Two weeks ago, I wrote about the rising likelihood of corrective action in the equity markets, which was a follow up to our mid-quarter update. In both pieces we detailed some disturbing indications that suggested US stocks, especially large US stocks, had gotten quite a bit ahead of themselves. Since then, we’ve seen the S&P 500 sell off by 8% and the NASDAQ correct by 11%. So, the question now is how much pain do we have to endure before this correction is over? To answer that question, let’s revisit some of those divergences we highlighted a few weeks back.
First off is the relationship between the VIX and stocks. The VIX had been rising while stocks were also rising, which was a rather unique setup that had a history of portending bad things for the equity markets. Well, that was the case again as stocks have sold off to the close the gap that had developed with the VIX. There remains a rather wide divergence however, and we’ve actually seen the VIX fall as equities have fallen (again a rather odd string of events). Nonetheless, the containment of the VIX (so far) is a positive development insofar as the options market is pricing in less volatility than it was a few weeks back.
Next, we will hit on stock market breadth. In August, the equity markets pushed higher, but on obviously fewer and fewer individual names participating in that action. Markets don’t need expanding breadth to rally, but it certainly helps. In this case, markets could no longer be held up by the handful of names making new highs, and so they fell. Since the equity market peak on September 2nd, we’ve seen market breadth and equity prices move down in lock step, which is more normal than what we saw in August. What we’d like to see to mark the end of this corrective phase is for breadth to actually improve amid flat to lower equity prices. We’re not there yet.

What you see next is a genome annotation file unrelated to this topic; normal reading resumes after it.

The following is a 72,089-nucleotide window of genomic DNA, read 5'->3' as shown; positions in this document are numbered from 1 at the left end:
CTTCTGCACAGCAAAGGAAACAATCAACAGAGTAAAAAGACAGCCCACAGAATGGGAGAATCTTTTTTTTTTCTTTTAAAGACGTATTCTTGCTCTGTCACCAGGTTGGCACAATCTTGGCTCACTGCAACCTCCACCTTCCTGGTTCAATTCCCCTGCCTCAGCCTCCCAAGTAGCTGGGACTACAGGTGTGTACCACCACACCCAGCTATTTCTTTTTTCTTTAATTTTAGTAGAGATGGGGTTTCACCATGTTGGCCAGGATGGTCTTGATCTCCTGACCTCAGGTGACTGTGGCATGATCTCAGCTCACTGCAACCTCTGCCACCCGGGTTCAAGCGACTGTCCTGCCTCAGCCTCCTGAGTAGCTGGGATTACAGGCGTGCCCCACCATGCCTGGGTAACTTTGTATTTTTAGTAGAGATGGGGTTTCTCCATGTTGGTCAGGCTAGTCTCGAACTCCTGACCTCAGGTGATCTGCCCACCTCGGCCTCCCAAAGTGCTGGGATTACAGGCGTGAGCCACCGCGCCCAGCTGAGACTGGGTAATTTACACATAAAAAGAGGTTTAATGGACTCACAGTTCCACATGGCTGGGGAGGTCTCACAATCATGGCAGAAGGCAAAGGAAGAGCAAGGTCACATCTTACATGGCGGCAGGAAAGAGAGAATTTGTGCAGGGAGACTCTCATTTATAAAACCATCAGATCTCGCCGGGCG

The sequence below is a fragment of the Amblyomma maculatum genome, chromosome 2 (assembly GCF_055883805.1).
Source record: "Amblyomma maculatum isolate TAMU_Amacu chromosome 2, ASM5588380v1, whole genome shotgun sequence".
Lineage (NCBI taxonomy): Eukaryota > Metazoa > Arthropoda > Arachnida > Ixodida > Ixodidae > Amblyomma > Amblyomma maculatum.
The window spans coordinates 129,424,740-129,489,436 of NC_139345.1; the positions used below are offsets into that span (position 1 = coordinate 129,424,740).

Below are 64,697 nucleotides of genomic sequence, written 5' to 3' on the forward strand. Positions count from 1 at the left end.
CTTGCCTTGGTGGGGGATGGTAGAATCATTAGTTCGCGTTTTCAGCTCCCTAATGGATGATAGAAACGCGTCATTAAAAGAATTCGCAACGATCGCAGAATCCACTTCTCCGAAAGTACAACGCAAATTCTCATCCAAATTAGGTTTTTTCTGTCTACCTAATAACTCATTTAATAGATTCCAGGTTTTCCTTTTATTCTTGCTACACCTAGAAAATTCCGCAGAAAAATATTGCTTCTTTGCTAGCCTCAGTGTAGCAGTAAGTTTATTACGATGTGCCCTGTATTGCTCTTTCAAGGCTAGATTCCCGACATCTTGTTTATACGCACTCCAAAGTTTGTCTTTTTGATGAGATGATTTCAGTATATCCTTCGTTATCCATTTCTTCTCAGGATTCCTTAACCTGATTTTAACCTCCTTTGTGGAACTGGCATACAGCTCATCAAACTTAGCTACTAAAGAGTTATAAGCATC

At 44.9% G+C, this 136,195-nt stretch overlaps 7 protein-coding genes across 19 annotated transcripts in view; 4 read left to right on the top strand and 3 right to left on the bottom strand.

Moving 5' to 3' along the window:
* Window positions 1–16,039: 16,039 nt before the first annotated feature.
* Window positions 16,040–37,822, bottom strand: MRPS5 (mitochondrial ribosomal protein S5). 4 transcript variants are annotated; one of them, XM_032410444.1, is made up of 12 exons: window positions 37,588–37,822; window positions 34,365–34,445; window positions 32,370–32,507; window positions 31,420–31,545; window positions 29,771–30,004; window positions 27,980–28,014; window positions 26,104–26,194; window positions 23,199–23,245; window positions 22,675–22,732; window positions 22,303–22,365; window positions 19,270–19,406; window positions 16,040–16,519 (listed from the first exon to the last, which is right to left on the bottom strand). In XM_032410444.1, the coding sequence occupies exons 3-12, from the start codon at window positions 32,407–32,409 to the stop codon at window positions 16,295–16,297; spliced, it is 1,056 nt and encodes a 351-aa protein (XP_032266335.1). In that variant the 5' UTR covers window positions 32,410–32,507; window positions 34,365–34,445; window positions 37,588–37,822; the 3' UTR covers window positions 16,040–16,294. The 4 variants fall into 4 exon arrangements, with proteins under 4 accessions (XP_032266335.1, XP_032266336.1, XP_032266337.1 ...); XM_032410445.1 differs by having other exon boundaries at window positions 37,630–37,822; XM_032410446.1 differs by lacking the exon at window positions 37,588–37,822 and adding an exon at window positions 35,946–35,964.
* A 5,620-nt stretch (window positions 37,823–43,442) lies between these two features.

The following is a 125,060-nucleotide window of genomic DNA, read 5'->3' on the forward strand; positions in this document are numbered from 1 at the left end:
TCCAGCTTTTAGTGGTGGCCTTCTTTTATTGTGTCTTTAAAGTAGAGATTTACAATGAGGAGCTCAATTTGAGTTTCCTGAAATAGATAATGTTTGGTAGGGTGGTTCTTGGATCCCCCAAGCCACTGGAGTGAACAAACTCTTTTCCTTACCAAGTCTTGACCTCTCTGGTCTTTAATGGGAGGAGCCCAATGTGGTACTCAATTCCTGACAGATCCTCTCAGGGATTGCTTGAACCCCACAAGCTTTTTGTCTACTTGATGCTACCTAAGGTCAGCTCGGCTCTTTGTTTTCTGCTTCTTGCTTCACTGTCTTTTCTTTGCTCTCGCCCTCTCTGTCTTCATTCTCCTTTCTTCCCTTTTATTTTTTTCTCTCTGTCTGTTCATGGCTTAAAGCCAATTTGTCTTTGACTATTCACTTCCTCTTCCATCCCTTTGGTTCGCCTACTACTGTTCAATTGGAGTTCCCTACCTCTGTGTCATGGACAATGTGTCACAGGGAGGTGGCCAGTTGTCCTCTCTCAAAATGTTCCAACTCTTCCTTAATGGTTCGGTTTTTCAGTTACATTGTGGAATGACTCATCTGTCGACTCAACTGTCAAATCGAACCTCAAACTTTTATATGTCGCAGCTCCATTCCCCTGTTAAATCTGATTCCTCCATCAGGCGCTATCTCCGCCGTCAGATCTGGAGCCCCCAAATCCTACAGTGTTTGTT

In a similar fashion to market breadth, August was a time of complete disconnect between equities and fixed income. Equities were racing higher while high yield spreads were flat to trending higher. Equities have since corrected while high yield spreads have remained pinned. This is undoubtedly a good sign since it suggests equity stress is not bleeding into credit. Overall, the message from credit (so far) is that this is a garden variety correction rather than a repeat of February and March 2020.
In late-August we started noticing that the US dollar weakness had kind of petered out. From March to August USD weakness was coincident to equity strength as the signal and effect of both assets represented one of reflation. The problem in late August, which is still the problem today, is that short bets on the USD were extreme, which is typically a sign of near-term trend exhaustion in USD weakness. Furthermore, we haven’t received additional policy stimulus from the Fed or on the fiscal side strong enough to overwhelm the extreme positioning and push the USD lower still. That positioning is still extremely short and no policy action appears on the horizon has us mindful of the potential for a period of USD strength still to come. If that scenario comes to pass, then the equity selloff would probably have more to go.
And finally, here is this. The option speculation index compares bullish and bearish options trades placed at the market open. It still remains at “crazy” elevated levels, suggesting the recent equity weakness is yet to dent the speculative frenzy in equity options. In “normal” times, which this is not one, we’d expect indicators of speculation to cool off before equity corrections are completed. So far that hasn’t been the case.
All in all, what we’ve experienced since the August disconnect is equities selling off to catch down to the message of many indicators we track. So far so good. The relative strength in credit is clearly an important plus in our work, but we are still waiting on positive/reflationary signals from both asset markets and policy makers. We are also waiting on some of the speculative excess in the USD and options market to cool. So the combined message to us is, “were closer, but not there yet.”